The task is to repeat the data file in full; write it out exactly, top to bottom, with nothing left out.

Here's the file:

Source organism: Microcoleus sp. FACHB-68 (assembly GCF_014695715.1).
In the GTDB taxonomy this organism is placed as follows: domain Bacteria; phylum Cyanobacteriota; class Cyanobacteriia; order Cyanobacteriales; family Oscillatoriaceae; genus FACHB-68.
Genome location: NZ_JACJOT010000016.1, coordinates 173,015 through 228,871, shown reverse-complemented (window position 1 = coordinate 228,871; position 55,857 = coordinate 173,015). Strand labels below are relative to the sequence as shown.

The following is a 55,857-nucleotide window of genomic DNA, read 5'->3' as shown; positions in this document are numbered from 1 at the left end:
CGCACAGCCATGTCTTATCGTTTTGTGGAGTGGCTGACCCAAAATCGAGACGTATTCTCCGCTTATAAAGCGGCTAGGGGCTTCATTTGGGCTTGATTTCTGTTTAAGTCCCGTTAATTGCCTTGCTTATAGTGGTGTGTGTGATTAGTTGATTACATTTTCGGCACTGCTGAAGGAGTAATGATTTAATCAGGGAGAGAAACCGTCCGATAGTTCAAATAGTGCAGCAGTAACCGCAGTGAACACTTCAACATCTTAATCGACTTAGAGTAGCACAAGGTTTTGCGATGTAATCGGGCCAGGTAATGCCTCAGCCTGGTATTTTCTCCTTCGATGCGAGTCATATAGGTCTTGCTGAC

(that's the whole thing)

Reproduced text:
Source organism: Microcoleus sp. FACHB-68 (assembly GCF_014695715.1).
In the GTDB taxonomy this organism is placed as follows: domain Bacteria; phylum Cyanobacteriota; class Cyanobacteriia; order Cyanobacteriales; family Oscillatoriaceae; genus FACHB-68.
Genome location: NZ_JACJOT010000016.1, coordinates 173,015 through 228,871, shown reverse-complemented (window position 1 = coordinate 228,871; position 55,857 = coordinate 173,015). Strand labels below are relative to the sequence as shown.

The following is a 55,857-nucleotide window of genomic DNA, read 5'->3' as shown; positions in this document are numbered from 1 at the left end:
CGCACAGCCATGTCTTATCGTTTTGTGGAGTGGCTGACCCAAAATCGAGACGTATTCTCCGCTTATAAAGCGGCTAGGGGCTTCATTTGGGCTTGATTTCTGTTTAAGTCCCGTTAATTGCCTTGCTTATAGTGGTGTGTGTGATTAGTTGATTACATTTTCGGCACTGCTGAAGGAGTAATGATTTAATCAGGGAGAGAAACCGTCCGATAGTTCAAATAGTGCAGCAGTAACCGCAGTGAACACTTCAACATCTTAATCGACTTAGAGTAGCACAAGGTTTTGCGATGTAATCGGGCCAGGTAATGCCTCAGCCTGGTATTTTCTCCTTCGATGCGAGTCATATAGGTCTTGCTGAC